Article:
Q: There are many ways to eat noodles.
A: Areas that have many kinds of noodle cuisine are not appropriate for rice cultivation. That is because those areas can only produce wheat and buckwheat.
But they offer a wide variety of cuisine using the two. People may have fewer options for food, but they have made an effort to create menus that are rich in variety so they wouldn't grow tired of their daily meals. I'd say, "They are free because they are restrained."
Recently, dietary habits in farming and fishing communities have begun to match those in the cities. With their food cultures homogenized, they have fewer opportunities to prepare traditional noodle cuisine.
But homemade noodle dishes are very nutritious, and have nurtured the body and the mind of those who eat them. I'd like to shed light on the value of the noodle culture again.
Udon is usually served hot as noodle soup in a mildly flavoured broth, in its simplest form as kake udon, served in kakejiru made of dashi, soy sauce (shōyu), and mirin. It is usually topped with thinly chopped scallions. Other common toppings include tempura, often prawn or kakiage (a type of mixed tempura fritter), or abura age, a type of deep-fried tofu pockets seasoned with sugar, mirin, and soy sauce. A thin slice of kamaboko, a halfmoon-shaped fish cake, is often added. Shichimi can be added to taste.
The flavor of broth and topping vary from region to region. Usually, dark brown broth, made from dark soy sauce (koikuchi shōyu) is used in eastern Japan, and light brown broth, made from light soy sauce (usukuchi shōyu) is used in western Japan. This is even noticeable in packaged instant noodles, which are often sold in two different versions for east and west.
In China, similar thick wheat flour noodles are called cū miàn (粗麵). This original udon was 2 to 3 cm in diameter, a flat pancake-shaped "noodle" added to miso-based soup. The Japanese character 饂飩 is easily confused with and different from the modern Chinese characters 餛飩, which refers to wonton dumplings, not noodles. In Chinese, udon is called 烏冬 wūdōng or 烏冬麵 wūdōngmiàn, sometimes 烏龍麵 wūlóngmiàn. (Note that this is unrelated to Oolong tea, 烏龍茶 wūlóngchá.)
The origin of udon in Japan is credited to Buddhist priests who traveled to China: local areas specifically attribute Kūkai or Enni. Kūkai, a Buddhist priest, traveled to China around the beginning of the 9th century to study Buddhism. Sanuki Province claimed to have been the first to adopt udon from Kūkai. Enni, a Rinzai Zen monk, went to China in the 13th century; Hakata claimed to have produced udon based on Enni's recipe.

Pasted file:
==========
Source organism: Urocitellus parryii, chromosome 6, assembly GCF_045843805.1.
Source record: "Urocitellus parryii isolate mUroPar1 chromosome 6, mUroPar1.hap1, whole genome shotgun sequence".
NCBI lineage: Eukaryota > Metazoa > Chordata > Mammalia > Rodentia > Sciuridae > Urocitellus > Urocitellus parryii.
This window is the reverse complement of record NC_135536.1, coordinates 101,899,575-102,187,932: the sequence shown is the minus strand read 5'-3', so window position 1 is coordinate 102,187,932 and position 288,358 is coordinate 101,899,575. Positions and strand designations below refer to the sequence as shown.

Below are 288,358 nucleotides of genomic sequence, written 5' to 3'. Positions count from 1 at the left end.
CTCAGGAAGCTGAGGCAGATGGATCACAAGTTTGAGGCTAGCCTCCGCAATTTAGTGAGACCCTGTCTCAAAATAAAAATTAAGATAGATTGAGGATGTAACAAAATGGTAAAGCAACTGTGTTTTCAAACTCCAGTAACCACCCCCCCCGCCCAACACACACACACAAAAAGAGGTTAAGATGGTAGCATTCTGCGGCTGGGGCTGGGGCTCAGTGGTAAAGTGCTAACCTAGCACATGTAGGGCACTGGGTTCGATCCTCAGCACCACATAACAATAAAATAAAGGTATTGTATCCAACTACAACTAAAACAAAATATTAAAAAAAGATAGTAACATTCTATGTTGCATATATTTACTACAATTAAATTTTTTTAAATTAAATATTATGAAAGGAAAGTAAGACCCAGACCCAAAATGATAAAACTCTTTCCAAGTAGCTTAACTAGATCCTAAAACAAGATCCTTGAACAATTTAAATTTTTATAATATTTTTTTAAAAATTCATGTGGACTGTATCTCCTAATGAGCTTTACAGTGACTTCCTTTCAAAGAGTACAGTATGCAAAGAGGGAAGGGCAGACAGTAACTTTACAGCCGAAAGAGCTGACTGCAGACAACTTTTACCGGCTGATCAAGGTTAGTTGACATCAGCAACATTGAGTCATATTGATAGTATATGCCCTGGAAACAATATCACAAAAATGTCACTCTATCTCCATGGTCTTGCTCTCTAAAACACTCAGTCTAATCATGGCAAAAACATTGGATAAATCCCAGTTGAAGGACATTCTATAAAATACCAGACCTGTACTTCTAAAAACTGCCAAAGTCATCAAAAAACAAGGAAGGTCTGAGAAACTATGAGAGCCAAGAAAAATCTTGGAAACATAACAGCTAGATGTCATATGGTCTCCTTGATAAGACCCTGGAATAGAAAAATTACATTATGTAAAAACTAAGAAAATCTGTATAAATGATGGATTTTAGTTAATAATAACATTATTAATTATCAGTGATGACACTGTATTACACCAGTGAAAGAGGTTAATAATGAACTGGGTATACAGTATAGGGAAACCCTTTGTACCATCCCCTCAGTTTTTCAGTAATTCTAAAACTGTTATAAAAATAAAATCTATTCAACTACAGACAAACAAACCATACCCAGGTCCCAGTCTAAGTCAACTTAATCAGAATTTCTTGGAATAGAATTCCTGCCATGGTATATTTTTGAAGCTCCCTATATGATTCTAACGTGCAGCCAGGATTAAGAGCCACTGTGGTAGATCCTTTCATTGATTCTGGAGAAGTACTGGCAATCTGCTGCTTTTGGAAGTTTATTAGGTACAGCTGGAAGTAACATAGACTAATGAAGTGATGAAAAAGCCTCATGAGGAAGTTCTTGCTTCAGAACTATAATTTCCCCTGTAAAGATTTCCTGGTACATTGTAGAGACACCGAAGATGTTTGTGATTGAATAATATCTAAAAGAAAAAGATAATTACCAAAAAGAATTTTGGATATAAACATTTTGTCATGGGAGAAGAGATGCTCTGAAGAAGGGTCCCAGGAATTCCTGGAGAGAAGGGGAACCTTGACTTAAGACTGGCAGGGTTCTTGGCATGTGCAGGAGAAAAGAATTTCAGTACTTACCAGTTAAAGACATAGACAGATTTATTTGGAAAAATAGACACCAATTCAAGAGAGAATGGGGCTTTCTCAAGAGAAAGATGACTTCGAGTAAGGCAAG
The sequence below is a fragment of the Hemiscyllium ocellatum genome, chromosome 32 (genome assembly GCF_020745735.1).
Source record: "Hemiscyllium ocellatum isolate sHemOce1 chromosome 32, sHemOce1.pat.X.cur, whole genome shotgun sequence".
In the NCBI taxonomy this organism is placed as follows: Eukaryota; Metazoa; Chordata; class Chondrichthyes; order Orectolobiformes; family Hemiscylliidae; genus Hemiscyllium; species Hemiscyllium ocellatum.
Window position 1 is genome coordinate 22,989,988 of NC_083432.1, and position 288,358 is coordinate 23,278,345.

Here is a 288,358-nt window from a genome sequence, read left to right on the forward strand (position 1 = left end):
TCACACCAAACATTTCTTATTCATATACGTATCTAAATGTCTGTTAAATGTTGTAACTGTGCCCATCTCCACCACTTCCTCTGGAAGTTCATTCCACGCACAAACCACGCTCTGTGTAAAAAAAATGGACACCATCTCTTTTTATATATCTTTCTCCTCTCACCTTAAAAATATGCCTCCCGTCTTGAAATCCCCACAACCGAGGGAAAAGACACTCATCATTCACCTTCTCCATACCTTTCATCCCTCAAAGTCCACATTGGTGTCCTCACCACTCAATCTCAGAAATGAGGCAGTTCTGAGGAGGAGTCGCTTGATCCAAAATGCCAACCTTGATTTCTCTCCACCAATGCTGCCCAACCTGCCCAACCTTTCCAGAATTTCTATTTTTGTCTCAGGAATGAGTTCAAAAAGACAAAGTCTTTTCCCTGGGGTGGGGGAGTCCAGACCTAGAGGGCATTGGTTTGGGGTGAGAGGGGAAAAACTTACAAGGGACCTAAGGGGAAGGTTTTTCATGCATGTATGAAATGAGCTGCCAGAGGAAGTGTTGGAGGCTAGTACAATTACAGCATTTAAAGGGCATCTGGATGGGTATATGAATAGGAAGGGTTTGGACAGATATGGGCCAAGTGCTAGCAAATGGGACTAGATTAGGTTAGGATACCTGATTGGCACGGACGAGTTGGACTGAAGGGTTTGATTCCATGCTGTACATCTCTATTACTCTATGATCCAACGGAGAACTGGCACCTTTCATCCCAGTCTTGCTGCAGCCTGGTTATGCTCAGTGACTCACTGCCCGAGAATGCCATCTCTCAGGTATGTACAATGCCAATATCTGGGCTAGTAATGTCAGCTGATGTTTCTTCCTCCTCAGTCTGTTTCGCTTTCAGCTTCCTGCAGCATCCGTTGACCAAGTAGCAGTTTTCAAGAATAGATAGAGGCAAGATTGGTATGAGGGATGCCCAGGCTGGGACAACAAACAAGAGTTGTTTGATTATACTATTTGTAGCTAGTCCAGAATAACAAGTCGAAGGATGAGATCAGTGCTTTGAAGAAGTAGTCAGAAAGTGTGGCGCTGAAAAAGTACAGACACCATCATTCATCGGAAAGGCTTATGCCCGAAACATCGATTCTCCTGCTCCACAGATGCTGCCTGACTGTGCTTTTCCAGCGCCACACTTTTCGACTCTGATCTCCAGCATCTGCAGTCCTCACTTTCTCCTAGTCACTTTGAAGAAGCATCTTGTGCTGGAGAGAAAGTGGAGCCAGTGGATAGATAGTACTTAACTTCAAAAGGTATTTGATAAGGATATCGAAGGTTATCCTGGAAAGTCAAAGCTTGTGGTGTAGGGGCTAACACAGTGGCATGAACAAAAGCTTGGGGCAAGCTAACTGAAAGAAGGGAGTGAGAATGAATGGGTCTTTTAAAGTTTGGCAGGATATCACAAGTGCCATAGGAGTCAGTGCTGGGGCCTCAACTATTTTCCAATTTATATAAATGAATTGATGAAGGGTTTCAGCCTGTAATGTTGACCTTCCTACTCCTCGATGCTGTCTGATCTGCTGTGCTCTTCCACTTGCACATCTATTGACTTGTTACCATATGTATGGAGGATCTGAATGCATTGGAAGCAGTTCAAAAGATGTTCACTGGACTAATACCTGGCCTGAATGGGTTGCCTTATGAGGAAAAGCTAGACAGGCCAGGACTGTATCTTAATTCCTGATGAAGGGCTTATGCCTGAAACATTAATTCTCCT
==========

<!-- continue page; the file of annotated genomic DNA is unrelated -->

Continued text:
Common udon dishes
Like many Japanese noodles, udon noodles are served chilled in the summer and hot in the winter. Toppings are chosen to reflect the seasons and to balance with other ingredients. Most toppings are added without much cooking, although some are deep-fried. Many of these dishes may also be prepared with soba.
- Kake udon (in Kantō) or Su udon (in Kansai): Hot udon in broth topped with thinly sliced green onions, and perhaps a slice of kamaboko.
- Kitsune udon: "Fox udon". Topped with Aburaage (sweetened deep-fried tofu pockets). A favorite in the Kansai region, particularly Osaka.
- Tempura udon : Topped with tempura, especially prawn, or kakiage, a type of mixed tempura fritter.
- Tanuki udon ("Raccoon-dog udon") (in Kantō) or Haikara udon (in Kansai): Topped with tenkasu (deep-fried tempura batter).
- Tsukimi udon: "Moon-viewing udon". Topped with raw egg, which poaches in the hot soup.
- Wakame udon: Topped with wakame, a dark green sea vegetable.
- Karē udon: "Curry udon". Udon in a soup made of Japanese curry. May also include meat or vegetables.
- Chikara udon: "Power udon". Topped with toasted mochi rice cakes. A hearty dish.
- Stamina (sutamina) udon: "Stamina udon". Udon with various hearty ingredients, usually including meat, a raw egg, and vegetables.
- Nabeyaki udon: A sort of udon hot-pot, with seafood and vegetables cooked in a nabe, or metal pot. The most common ingredients are tempura shrimp with mushrooms and an egg cracked on top.
- Kamaage udon: Served in a communal hot-pot with hot water, and accompanied by a hot dipping sauce of dashi and soy sauce.
- Udon-suki: Udon cooked in the manner of sukiyaki.
- Yaki udon: Stir-fried udon in soy-based sauce, prepared in a similar manner to yakisoba. This originated in Kitakyushu of Fukuoka Prefecture. (Note that while yakiudon is made with udon, yakisoba is not made from buckwheat soba, but with steamed Chinese-style ramen.)
- Misonikomi udon: Hard udon noodles simmered in red miso soup. The soup generally contains chicken, a floating cracked raw egg that is stirred in by the eater, kamaboko, vegetables and tubers. The noodles are extremely firm in order to stand up to the prolonged simmering in the soup; additionally, the noodles do not contain salt, so as to avoid over-salting from the salt in the miso.
- Houtou udon: a local dish of Yamanashi Prefecture, a type of miso soup with udon and plenty of vegetables.
- Ninja udon: a local dish of Iga-Ueno in the Mie Prefecture. Udon in soup, with a selection of meats (usually beef, tempura and aburaage) "hidden" in the noodles, like ninja.